- Patriarch Titus succeeds Patriarch Eugenius I as Patriarch of Constantinople.
- Battle of Resaena: A Roman army under Timesitheus defeats the Persians at Resaena (Syria); King Shapur I is forced to flee to the Euphrates.
- Timesitheus becomes ill and dies under suspicious circumstances. Shapur I retreats to Persia, giving up all the territories he conquered.
- Emperor Gordian III appoints Philip the Arab as his new praetorian prefect and proceeds with his campaign in Mesopotamia.
- Cohors I Ubiorum, the garrison at castra Capidava in Scythia Minor, is replaced by Cohors I Germanorum civium romanorum until the end of the 3rd century AD.
- Between January 13 & March 14 – Battle of Misiche: King Shapur I of the Sasanian Empire delivers a counter-attack near Fallujah (Iraq) and defeats the Roman army upstream of the Euphrates.
- February 11 – Emperor Gordian III is murdered by mutinous soldiers in Zaitha (Mesopotamia). A mound is raised at Carchemish in his memory.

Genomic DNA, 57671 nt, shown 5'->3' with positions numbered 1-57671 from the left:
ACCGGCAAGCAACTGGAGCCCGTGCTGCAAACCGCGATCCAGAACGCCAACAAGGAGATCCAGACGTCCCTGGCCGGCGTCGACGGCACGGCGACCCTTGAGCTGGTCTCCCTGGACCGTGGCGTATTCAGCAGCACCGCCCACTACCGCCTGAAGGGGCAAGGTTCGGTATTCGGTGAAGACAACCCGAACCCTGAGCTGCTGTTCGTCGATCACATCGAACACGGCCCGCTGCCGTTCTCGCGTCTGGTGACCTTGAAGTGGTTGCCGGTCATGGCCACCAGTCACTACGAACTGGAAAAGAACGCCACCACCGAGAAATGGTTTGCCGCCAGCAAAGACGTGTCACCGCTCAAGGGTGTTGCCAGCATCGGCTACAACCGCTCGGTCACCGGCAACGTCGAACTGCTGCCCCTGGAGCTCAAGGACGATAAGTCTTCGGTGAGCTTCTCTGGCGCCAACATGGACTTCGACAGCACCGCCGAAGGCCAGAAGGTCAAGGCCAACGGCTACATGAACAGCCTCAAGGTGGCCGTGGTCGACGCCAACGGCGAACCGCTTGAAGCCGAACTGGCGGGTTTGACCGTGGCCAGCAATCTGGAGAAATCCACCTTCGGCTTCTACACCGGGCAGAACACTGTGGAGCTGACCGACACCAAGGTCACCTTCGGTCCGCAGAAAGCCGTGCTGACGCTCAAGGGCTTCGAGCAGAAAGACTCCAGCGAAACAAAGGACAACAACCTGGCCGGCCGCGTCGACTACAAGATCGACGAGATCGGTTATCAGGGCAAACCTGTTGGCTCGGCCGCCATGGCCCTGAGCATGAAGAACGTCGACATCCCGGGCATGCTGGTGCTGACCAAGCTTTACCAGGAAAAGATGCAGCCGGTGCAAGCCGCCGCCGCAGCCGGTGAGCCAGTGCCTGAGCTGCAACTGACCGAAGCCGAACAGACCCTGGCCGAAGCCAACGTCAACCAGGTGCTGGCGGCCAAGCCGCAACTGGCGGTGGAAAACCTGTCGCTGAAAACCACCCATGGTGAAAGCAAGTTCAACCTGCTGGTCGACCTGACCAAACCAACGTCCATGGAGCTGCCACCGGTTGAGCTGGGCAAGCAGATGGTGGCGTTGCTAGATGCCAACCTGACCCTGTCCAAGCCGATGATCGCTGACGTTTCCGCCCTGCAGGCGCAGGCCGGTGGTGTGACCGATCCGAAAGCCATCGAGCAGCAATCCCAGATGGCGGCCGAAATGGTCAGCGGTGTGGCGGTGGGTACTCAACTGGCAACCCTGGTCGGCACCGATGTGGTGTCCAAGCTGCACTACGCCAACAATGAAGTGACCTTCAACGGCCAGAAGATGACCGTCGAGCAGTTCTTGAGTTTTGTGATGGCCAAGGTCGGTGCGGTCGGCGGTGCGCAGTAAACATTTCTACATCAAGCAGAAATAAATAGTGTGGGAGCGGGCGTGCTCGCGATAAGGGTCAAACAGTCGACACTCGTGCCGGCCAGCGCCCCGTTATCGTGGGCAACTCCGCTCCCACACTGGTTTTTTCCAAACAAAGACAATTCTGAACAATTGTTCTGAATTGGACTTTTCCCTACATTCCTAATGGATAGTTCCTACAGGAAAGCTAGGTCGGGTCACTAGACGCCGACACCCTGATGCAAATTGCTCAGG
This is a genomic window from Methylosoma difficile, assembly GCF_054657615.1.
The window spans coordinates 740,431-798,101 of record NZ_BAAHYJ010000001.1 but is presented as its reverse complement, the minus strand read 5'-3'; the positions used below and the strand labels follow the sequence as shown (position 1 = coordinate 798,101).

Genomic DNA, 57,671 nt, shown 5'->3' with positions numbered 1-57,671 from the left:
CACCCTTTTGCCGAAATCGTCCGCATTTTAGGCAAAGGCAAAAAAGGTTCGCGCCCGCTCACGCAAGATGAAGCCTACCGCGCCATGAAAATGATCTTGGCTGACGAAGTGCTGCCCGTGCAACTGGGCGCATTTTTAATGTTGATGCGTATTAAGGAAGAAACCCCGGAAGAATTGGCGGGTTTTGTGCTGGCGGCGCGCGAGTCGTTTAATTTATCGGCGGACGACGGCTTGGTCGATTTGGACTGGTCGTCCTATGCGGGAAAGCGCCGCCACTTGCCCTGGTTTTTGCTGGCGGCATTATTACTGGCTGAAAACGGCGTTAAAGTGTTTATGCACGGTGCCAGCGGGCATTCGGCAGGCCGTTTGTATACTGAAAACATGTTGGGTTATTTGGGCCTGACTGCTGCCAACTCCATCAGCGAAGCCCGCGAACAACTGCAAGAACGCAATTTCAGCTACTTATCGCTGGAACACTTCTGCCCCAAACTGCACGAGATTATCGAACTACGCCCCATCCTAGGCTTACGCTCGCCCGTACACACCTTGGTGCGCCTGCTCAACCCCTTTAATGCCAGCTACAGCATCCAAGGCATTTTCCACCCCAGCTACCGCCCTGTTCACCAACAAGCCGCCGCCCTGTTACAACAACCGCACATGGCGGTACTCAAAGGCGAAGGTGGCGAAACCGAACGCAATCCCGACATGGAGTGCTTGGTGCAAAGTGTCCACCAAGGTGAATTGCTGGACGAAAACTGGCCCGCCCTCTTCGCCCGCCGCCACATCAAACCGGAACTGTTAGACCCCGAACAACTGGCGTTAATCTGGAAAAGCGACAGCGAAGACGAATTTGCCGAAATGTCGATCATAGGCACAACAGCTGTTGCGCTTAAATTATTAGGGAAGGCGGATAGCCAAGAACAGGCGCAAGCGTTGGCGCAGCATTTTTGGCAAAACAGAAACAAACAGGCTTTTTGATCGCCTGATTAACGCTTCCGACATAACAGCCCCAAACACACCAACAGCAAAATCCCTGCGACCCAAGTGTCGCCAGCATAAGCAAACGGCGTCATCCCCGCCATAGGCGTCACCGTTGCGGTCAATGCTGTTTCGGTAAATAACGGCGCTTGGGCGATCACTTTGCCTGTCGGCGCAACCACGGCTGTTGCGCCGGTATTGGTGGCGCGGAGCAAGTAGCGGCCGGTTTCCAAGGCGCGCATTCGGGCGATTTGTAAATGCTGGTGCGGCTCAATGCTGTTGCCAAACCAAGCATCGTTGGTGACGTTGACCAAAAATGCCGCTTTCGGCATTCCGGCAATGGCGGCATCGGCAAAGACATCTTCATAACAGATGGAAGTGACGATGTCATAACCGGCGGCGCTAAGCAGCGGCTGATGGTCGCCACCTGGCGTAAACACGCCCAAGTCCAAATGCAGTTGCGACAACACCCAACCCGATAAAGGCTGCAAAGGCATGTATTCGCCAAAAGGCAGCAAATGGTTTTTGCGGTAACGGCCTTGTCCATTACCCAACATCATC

- Philip the Arab (Marcus Julius Philippus) declares himself co-emperor and makes a disgraceful peace with the Sasanian Empire, withdrawing from their territory and giving Shapur 500,000 gold pieces. The Sasanians occupy Armenia.
- Philip the Arab is recognized by the Roman Senate as new Roman Emperor with the honorific Augustus. He nominates his son Philippus, age 6, with the title of Caesar and heir to the throne; gives his brother Priscus supreme power (rector Orientis) in the Eastern provinces; and begins construction of the city of Shahba (Syria) in the province of his birth.
- The vassal Upper Mesopotamian kingdom of Osroene is absorbed into the Roman Empire, its last ruler being Abgar (XI) Farhat Bar Ma’nu.
- The Goguryeo–Wei War is fought between the Korean kingdom Goguryeo and the Chinese state Cao Wei.